A trust in which the income is retained and not paid out to beneficiaries until certain conditions are met. For example, if Uncle Pierre creates a trust for Nick's benefit but stipulates that Nick will not get a penny until he gets a Ph.D. in French; Nick is the beneficiary of an accumulation trust.

PUBLISHED WORK

An original work of authorship that is considered published for purposes of copyright law. A work is 'published' when it is first made available to the public o... (more...)
An original work of authorship that is considered published for purposes of copyright law. A work is 'published' when it is first made available to the public on an unrestricted basis. It is thus possible to display a work, or distribute it with restrictions on disclosure of its contents, without actually 'publishing' it. Both published and unpublished works are entitled to copyright protection, but some of the rules differ.

CONSERVATOR

Someone appointed by a judge to oversee the affairs of an incapacitated person. A conservator who manages financial affairs is often called a 'conservator of th... (more...)
Someone appointed by a judge to oversee the affairs of an incapacitated person. A conservator who manages financial affairs is often called a 'conservator of the estate.' One who takes care of personal matters, such as healthcare and living arrangements, is known as a 'conservator of the person.' Sometimes, one conservator is appointed to handle all these tasks. Depending on where you live, a conservator may also be called a guardian, committee or curator.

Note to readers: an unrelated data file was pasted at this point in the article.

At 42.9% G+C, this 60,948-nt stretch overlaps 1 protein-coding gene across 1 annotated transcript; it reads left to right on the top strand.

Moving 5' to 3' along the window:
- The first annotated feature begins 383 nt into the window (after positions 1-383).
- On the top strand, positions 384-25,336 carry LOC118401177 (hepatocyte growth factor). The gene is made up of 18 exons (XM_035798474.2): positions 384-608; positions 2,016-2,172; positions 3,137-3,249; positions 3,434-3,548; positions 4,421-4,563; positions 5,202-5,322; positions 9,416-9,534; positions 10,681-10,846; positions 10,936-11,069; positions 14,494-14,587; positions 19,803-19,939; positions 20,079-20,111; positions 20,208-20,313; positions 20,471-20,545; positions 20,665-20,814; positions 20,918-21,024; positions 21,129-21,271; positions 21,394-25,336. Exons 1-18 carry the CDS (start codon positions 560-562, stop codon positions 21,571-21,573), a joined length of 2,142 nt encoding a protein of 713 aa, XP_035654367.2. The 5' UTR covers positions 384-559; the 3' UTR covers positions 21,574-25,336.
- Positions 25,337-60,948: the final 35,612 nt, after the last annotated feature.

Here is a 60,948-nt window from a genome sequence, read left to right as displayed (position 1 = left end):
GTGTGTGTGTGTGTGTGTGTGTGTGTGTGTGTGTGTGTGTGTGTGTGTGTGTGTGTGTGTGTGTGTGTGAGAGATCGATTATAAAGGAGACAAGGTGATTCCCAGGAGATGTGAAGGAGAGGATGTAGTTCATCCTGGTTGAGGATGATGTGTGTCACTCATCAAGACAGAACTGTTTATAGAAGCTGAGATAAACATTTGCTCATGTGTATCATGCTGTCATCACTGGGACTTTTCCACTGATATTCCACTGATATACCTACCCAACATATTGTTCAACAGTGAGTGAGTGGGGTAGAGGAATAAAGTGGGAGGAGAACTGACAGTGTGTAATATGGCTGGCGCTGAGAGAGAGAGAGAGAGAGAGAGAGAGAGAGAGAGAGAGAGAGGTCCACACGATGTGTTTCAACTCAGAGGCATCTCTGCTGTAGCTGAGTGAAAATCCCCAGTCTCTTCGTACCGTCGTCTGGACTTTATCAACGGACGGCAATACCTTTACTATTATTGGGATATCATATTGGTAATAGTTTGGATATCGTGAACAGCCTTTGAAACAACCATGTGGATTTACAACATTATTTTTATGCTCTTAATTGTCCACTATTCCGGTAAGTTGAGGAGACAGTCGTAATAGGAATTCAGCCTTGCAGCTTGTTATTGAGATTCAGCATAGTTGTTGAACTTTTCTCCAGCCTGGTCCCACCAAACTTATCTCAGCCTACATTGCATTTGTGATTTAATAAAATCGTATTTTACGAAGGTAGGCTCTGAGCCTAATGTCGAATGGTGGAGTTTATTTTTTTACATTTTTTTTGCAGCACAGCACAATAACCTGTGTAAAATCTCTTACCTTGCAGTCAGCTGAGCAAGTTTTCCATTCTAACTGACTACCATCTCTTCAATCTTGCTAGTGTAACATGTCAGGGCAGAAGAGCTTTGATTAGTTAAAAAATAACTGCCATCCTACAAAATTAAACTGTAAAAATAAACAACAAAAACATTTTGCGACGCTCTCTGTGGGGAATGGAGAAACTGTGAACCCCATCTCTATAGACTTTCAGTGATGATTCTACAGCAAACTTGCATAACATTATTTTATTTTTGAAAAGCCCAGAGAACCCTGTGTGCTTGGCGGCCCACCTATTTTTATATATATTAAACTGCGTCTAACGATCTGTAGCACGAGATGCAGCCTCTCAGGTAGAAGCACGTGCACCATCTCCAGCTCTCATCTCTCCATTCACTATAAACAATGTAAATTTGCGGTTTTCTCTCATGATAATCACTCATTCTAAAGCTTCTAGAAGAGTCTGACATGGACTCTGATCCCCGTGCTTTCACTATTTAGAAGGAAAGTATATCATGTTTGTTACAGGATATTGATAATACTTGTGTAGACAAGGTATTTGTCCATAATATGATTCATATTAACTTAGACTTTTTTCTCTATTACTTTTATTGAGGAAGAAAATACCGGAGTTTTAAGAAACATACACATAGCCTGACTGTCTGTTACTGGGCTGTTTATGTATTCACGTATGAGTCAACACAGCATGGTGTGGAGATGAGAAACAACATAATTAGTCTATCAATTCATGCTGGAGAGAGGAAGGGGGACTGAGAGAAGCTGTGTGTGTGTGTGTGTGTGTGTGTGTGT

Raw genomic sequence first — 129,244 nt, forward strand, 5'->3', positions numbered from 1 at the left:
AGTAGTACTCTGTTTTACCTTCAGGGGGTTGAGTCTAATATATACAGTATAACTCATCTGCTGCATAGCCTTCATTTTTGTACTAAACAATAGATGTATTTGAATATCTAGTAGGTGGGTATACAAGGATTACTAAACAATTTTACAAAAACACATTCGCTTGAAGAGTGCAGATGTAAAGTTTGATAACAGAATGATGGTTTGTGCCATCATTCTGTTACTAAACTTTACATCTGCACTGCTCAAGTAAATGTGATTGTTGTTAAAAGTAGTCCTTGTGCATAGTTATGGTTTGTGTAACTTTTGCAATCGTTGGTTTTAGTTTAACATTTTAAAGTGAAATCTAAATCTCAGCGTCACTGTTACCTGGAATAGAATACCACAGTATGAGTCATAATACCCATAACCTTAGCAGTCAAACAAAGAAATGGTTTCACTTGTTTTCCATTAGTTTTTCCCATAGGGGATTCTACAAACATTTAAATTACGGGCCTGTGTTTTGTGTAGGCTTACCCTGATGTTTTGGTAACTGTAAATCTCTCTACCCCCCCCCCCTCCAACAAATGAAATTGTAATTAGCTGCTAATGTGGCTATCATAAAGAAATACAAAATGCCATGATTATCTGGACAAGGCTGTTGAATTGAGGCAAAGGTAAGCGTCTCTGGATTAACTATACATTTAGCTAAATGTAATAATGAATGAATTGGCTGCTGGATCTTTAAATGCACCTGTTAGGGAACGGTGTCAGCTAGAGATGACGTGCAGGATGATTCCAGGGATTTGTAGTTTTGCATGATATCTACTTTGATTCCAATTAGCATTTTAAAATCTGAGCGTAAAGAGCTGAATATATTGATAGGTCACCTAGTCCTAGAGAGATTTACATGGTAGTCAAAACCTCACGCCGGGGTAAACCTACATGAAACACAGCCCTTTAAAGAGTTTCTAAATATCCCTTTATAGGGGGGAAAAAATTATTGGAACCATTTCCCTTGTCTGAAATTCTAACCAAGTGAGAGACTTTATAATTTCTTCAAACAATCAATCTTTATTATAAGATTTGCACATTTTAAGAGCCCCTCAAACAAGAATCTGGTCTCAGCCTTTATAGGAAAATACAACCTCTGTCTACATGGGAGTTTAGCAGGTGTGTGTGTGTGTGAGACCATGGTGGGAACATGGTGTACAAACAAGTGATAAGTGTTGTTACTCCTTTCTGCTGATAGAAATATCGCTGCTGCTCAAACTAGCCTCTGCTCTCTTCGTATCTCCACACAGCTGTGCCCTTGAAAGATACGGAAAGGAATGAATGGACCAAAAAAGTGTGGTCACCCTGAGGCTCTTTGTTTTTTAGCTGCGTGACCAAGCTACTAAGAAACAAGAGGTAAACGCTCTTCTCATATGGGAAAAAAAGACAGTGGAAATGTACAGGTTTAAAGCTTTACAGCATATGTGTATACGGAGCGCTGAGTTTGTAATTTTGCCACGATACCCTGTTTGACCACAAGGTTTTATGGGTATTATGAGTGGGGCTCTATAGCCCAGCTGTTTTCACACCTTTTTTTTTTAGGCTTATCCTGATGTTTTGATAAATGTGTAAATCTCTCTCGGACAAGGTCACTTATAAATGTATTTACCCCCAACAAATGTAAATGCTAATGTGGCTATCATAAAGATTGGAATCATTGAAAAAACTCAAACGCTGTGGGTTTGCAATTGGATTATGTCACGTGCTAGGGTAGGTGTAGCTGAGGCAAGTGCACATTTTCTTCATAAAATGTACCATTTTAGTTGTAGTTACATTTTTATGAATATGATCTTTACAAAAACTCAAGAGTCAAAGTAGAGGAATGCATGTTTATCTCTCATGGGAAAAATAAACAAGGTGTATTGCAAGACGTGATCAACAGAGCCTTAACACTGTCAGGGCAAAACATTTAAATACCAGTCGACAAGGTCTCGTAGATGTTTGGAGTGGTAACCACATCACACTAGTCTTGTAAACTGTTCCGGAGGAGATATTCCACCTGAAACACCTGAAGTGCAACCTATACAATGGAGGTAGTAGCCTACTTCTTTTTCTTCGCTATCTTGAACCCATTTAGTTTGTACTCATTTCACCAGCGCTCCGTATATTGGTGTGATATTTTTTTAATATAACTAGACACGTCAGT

CERTIFIED COPY

A copy of a document issued by a court or government agency guaranteed to be a true and exact copy of the original. Many agencies and institutions require certi... (more...)
A copy of a document issued by a court or government agency guaranteed to be a true and exact copy of the original. Many agencies and institutions require certified copies of legal documents before permitting certain transactions. For example, a certified copy of a death certificate is required before a bank will release the funds in a deceased person's payable-on-death account to the person who has inherited them.

DEVISEE

A person or entity who inherits real estate under the terms of a will.

SAMPLE LEGAL CASES

In re Estate of Jackson

... in which, relying on Thomas v. Bank of Okla., NA, 1984 OK 41, 684 P.2d 553, he argued that in the September 3, 2003 order, the trial court found him to be Jackson's son and Jackson's sole surviving heir at law; that the terms of title 84, section 132 applied to trusts, as well as ...

In re Lorice T. Wallace Revocable Trust

... of the No-Contest Provisions of the Lorice T. Wallace Revocable Trust and the Lorice T. Wallace Irrevocable Trust." After a hearing the trial court found that the respondent-appellant, Mary Roma Wallace Jage, had violated the no-contest provisions included in the two trusts. ...

Welch v. Crow

... [13]. A. Title 84 OS 2001 §132 Does Not Apply To Revocable Inter Vivos Trusts. ... [14] The trustees respond that §132 applies only to wills, and not to trusts. Our recent opinion in In re Estate of Jackson, 2008 OK 83, 194 P.3d 1269, is dispositive of the question. ...